Currently Toronto generates $80 million a year in revenue from the almost 2.8 million parking tickets that it issues to motorists. The 80 million a year is about to grow in the future, given the City of Toronto’s decision to impose a $12.75 fixed fine on parking tickets that are challenged in court and subsequently lost.
In 2010, the City of Toronto issued 2,787,071 (Two Million Seven Hundred and Eighty Seven Thousand Seventy One) parking tickets to motorists on the streets of Toronto.
In 2010 out of the 2,787,071 parking tickets issued, 306,651 (or almost 11%) motorists requested trial dates to fight their parking tickets. The percentage of parking ticket recipients requesting a trial has risen steadily each year, from approximately 2.5% in 2004 to 11% in 2010.
Out of that group of 306,651 that made trial requests, 174,069 (or 56.8%) of the vehicle’s owners were registered at a Toronto residential address and 132,582 (or 43.2%) of the vehicle’s owners were registered at addresses outside of Toronto. The largest percentages of trial requests for addresses outside of Toronto were Mississauga, Concord, Markham, Brampton, Richmond Hill, Thornhill, Oakville and other.
Of the 268,170 tickets that went to trial in 2010, a total of 185,007 ( about 69%) received a conviction by the Justice of the Peace at trial. About 83,132 of those who requested trials and received them, had their tickets withdrawn or dismissed.
Based on the 2010 numbers above and the new “fixed fine” of $12.75 (where a trial has been requested by a motorist to fight a parking ticket and results in a conviction) that will be added on top of the fine, upon conviction, the City of Toronto stands to collect (in addition to the almost $80 million dollars annually) $2,358,839.25 (based on 185,007 convictions X $12.75 per parking ticket trial) if the future trial request rate and future conviction rate remains the same as it was in 2010. No doubt, the City next will be reviewing toll roads next to raise revenue.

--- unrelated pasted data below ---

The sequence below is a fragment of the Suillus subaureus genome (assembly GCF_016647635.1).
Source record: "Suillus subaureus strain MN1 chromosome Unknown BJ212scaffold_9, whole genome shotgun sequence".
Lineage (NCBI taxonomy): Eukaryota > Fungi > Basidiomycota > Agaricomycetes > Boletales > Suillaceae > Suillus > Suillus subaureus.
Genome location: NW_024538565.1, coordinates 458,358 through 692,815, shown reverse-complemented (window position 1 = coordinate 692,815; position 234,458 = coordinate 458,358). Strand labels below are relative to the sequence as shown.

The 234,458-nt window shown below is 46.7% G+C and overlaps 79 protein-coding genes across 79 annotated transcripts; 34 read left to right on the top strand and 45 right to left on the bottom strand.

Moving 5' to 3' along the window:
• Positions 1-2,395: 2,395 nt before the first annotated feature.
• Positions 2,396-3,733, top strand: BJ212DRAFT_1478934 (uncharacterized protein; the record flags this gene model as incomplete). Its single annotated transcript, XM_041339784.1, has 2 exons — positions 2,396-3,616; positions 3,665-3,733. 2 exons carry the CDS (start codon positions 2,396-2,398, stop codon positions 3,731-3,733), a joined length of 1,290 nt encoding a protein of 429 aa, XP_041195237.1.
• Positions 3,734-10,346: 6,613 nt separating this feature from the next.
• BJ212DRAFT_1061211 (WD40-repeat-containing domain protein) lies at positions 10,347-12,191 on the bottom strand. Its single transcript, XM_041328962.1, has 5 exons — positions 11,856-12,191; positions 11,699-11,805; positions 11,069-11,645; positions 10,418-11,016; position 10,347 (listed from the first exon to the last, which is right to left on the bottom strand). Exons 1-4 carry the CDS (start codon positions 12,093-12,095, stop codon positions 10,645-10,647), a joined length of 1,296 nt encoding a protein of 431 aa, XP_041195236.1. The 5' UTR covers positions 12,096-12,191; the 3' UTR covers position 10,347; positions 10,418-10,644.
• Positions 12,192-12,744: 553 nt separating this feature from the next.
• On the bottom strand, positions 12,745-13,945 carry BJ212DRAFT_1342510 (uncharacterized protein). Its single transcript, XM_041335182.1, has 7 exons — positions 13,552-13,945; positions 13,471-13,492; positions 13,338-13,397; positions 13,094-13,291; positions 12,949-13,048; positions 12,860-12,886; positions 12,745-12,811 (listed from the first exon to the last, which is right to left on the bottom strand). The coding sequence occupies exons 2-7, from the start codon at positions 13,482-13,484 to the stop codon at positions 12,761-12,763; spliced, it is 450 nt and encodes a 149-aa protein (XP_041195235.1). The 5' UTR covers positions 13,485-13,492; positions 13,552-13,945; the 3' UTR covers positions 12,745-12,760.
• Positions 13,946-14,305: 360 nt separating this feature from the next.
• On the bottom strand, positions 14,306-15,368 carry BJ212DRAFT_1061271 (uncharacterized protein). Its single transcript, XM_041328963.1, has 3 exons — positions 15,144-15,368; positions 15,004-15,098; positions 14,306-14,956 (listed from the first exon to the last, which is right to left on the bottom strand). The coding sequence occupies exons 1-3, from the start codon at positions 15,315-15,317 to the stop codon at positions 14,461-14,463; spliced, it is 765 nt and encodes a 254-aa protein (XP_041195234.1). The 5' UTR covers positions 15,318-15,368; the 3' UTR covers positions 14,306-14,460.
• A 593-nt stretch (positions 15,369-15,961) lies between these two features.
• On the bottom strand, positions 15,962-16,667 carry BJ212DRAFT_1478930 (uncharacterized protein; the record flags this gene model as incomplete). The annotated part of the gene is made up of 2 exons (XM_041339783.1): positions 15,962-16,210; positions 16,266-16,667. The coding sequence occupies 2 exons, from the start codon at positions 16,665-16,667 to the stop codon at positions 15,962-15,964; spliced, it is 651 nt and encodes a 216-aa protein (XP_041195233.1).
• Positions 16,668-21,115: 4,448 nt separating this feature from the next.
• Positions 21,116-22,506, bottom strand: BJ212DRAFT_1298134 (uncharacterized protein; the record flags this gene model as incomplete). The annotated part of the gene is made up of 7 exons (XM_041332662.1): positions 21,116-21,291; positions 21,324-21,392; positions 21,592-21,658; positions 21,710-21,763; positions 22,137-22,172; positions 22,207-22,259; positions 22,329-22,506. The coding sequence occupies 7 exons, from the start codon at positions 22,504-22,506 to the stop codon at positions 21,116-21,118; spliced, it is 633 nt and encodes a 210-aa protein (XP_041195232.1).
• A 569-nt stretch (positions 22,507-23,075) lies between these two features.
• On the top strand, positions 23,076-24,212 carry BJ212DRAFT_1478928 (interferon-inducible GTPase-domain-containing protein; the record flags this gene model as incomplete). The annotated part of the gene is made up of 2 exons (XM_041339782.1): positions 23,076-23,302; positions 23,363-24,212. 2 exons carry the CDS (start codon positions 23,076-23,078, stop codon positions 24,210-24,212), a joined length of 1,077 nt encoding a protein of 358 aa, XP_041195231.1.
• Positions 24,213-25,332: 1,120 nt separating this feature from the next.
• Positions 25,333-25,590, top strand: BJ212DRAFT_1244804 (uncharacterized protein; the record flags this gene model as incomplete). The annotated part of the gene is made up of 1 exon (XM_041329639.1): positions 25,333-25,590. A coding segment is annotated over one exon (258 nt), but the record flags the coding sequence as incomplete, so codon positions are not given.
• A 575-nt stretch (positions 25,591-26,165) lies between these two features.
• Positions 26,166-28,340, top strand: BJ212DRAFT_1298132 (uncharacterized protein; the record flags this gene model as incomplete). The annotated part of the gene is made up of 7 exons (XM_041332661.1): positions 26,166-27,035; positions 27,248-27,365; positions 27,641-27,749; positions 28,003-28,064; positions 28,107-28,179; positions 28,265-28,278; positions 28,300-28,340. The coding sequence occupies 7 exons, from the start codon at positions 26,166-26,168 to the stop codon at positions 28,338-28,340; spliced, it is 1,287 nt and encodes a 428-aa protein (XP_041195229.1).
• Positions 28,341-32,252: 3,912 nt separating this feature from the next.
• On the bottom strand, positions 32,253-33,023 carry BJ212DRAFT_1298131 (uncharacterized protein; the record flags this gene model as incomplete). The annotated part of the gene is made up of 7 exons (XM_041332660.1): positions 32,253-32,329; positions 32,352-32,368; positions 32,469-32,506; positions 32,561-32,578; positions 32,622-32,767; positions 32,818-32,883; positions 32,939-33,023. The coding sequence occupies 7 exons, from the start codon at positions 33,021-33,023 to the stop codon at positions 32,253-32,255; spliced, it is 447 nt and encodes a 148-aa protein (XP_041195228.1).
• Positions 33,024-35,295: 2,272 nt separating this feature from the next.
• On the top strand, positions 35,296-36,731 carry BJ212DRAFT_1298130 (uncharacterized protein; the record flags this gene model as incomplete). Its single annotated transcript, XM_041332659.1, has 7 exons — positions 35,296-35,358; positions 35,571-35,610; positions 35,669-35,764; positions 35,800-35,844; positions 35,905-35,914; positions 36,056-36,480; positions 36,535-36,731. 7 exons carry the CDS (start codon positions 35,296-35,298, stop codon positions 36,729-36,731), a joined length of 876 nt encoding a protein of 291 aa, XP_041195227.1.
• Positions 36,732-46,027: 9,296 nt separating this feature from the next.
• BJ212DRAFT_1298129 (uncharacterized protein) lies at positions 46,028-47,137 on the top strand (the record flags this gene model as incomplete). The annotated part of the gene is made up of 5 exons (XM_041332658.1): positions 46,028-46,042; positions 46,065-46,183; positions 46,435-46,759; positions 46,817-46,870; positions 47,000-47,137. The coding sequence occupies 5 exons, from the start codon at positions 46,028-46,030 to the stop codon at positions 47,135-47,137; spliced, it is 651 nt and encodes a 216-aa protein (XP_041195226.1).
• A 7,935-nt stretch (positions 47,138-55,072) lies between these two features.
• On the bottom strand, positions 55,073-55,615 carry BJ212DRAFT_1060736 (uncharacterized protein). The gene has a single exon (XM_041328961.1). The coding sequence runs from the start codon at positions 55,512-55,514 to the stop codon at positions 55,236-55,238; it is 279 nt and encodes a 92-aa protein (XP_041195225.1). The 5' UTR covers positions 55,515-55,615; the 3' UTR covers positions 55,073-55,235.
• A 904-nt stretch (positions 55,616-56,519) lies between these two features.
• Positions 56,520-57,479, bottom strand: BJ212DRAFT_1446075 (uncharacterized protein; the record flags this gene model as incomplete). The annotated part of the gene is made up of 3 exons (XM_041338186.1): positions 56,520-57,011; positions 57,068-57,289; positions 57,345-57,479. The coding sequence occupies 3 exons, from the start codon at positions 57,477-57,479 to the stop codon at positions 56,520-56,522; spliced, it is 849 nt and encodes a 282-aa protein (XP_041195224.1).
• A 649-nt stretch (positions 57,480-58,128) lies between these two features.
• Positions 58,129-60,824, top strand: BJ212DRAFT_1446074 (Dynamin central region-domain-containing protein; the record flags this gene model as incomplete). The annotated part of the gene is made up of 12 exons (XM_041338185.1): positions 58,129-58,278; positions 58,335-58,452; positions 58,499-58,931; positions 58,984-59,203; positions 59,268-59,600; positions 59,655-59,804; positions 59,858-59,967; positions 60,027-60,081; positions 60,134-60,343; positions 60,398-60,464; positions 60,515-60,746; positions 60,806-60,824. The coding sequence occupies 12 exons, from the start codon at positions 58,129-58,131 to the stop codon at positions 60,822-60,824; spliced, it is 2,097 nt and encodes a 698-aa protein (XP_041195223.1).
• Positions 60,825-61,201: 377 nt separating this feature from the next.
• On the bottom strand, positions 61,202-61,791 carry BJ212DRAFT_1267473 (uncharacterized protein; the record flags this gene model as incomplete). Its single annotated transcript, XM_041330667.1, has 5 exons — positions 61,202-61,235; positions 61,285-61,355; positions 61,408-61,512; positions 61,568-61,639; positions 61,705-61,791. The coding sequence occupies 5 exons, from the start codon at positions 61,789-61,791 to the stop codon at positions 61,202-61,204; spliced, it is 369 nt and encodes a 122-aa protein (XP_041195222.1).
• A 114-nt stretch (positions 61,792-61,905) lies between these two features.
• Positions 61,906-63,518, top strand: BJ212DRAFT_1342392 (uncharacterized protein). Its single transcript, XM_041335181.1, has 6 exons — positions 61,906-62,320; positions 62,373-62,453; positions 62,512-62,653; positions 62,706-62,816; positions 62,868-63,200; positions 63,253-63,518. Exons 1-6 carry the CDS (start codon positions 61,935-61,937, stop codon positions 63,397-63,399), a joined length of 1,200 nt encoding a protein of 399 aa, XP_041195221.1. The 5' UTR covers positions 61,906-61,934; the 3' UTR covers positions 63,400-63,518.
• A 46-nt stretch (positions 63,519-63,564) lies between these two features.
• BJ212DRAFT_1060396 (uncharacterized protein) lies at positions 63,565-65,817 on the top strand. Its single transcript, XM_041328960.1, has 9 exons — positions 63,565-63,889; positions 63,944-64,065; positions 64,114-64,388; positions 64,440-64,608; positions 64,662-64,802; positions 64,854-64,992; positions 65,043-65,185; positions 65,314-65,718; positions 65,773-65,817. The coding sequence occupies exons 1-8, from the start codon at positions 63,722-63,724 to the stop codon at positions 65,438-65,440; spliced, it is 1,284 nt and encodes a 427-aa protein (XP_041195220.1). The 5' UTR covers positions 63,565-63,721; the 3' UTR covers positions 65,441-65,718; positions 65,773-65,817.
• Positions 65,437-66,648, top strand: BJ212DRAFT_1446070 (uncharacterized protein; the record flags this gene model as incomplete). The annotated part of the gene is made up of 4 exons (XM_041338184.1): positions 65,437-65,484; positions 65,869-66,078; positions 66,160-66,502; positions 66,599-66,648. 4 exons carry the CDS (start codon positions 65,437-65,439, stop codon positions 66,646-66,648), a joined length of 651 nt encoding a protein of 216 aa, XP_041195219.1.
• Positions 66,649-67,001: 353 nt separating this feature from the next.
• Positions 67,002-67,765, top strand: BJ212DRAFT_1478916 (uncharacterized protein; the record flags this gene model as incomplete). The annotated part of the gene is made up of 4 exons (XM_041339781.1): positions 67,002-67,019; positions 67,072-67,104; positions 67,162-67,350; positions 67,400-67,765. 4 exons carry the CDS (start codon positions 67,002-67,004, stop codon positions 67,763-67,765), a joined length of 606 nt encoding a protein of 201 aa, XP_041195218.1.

Typically, one court dedicated to parking ticket disputes has the capacity to handle approximately 30,000 trial requests per year, with annual operating costs of approximately $1 million per courtroom.
The staff report from the Treasurer and City Solicitor dated June 13, 2011 (GM5.6 “Implementation of a Fixed Fine System for Parking Tickets”) identified that a trial before a Justice of the Peace was requested in 307,000 cases in 2010, or roughly 11 percent of the 2,800,000 parking tickets issued that year. The percentage of parking ticket recipients requesting a trial has risen steadily each year, from approximately 2.5% in 2004 to 11% in 2010.